After being nagged by many of my friends and family I wrote my own thoughts and experiences of my own relationshipwith my mother down. It is true that writing is indeed therapeutic.

‘A Mother’s Love’ Gospels according to Dorothy is available from amazon kindle to download.  https://www.amazon.co.uk/Annie-Manning/e/B005XXYJL0

Mother-s love (1)

**Cover illustration courtesy of Paul Manning

 

Cherishing those we love

The pace of life for most is fast, often too fast and so easily we neglect friendships and loved ones. We all need to slow it down at times and remember to tell those we love just how important they are to us.

I know I have said this many times before on my blog but in life we meet many people and some leave their imprint on our hearts forever. It is never a case of how long the friendship lasts but the depth of that relationship and that is what hurts the most when they leave our lives.

The journey of bereavement is a difficult one, sadly, for many without a quick exit route. Anniversaries can be extremely painful but in their own way they are good for us as it gives us the opportunity to release some of our grief. Only yesterday talking to a recently widowed friend I reminded her how it is good to cry. However, we silly English people think it inappropriate to cry; whereas many other countries openly grieve -the latter being far more beneficial.

If we are missing somebody we have lost then there is no shame in saying so. I was personally touched yesterday learning of how a young girl continued to send her grandad text messages after he had died – talking to him in heaven. For us writers we do that constantly, and I am told that my own honest rantings help others too.

Celebrate the relationships you have with those that are with you and continue to do that when they are no longer around as I am certain that is what they would want.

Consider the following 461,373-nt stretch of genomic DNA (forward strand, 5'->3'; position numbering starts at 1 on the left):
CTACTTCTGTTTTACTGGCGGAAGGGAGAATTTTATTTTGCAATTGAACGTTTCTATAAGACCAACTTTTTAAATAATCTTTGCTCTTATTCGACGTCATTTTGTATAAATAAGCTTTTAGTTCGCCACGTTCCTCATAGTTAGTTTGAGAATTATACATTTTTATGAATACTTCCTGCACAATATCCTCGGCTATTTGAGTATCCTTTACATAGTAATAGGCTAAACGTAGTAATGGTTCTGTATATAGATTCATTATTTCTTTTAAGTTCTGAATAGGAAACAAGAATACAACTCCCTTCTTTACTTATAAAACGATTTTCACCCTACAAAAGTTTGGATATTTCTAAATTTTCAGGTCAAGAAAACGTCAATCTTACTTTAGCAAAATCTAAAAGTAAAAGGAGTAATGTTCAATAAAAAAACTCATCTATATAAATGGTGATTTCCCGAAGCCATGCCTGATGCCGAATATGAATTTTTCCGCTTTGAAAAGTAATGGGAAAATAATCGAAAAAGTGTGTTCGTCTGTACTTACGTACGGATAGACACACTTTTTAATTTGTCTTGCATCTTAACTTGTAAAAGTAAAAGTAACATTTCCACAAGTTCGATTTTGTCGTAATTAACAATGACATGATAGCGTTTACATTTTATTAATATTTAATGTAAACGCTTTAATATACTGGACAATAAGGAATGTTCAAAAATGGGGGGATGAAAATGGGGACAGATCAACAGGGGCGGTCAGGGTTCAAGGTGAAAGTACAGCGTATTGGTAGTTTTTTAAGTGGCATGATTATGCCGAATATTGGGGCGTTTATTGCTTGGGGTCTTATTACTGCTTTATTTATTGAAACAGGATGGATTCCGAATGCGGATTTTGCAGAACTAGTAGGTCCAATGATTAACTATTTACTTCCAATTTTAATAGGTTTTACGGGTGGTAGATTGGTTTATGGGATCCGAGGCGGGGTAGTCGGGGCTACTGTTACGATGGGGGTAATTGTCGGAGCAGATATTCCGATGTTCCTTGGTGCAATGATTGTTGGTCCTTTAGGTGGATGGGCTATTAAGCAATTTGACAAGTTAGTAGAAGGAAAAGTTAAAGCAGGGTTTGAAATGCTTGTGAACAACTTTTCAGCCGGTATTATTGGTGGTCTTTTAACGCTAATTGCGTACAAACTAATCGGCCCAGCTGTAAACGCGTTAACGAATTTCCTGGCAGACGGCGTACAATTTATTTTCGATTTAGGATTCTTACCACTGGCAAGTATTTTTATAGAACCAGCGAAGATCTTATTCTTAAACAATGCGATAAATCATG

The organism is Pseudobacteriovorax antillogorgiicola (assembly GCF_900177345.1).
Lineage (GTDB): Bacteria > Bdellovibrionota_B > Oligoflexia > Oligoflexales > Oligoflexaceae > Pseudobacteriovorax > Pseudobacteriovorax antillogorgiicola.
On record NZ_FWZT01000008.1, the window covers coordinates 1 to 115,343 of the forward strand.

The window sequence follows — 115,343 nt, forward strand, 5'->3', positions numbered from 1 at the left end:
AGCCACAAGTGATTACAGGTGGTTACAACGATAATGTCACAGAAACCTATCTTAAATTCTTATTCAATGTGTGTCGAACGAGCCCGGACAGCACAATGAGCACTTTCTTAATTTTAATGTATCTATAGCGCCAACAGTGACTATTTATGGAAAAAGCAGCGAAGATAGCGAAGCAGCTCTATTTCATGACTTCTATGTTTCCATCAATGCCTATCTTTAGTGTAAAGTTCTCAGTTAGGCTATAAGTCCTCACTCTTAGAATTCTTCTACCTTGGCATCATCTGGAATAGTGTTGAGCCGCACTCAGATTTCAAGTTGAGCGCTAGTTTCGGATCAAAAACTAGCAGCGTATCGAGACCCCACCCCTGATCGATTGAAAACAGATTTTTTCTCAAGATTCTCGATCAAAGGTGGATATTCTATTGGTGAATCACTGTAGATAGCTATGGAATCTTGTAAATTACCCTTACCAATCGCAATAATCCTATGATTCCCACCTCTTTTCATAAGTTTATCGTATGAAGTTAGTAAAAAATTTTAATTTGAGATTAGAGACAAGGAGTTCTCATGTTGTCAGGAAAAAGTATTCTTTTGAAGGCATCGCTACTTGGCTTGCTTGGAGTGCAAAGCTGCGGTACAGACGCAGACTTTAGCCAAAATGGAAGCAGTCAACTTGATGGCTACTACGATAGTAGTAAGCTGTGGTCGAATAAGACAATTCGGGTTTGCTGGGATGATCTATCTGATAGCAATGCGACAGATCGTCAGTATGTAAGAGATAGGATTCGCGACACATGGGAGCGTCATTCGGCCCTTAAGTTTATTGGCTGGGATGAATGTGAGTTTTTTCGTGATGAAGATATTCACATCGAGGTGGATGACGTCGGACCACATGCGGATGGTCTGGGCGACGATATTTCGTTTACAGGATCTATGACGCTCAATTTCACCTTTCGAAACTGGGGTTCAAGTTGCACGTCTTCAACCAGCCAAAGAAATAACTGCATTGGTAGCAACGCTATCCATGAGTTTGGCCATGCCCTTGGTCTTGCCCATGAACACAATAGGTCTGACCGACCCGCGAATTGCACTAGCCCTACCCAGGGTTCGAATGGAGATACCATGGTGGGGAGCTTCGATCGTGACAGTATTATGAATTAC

Sending a spiritual hug to those that really need it today.

Remember the tallest poppies are often picked first and that they were beautiful and loved.

Everyday is special

The marketing people are at it again telling us to be in love and shower those we love with chocolate hearts and roses.  Those we love are just as happy to have a hug, a kiss and kindness. On the subject of kissing for those still on the dating scene, in love, still kissing they may like to read a copy of The little book of kisses’ by Dolly Christmas, available from Amazon in Kindle download.

An amusing publication about kissing, An ideal gift for your own Valentine. Kissing is a serious fun past time but is it becoming a dying art? The author examines the truth about kissing, instinct and protocol. Behavioural or preference? Keeping healthy…yes burning calories is just one advantage …the perfect lovers diet and how kissing is good for your dental hygiene. Her mission is to encourage more kissing to produce natural heat and save the planet. She reveals some of the good and the bad personal experiences and the joys of kissing a few frogs.’

Dementia Support

I have had the great pleasure of working with dementia clients and their families and I am aware how difficult it is for family members to adust emotionally to the challenges this condition brings.

Discussing with family members we agree in a way it is like a mini bereavement as one watches the person we know, loved, and possibly depended on disappear in front of us.

My key advice is to seek support and make the effort to find out as much as you can to learn new ways of communicating. It helps to find small ways to react in different ways to situations to defuse rather than over react, it takes a great deal of love, patience and understanding. Bear in mind your loved one is living in a very frustrating and confusing world now and needs you more than ever.

There are of course dementia charities who have support groups locally and advice on hand to make the journey easier.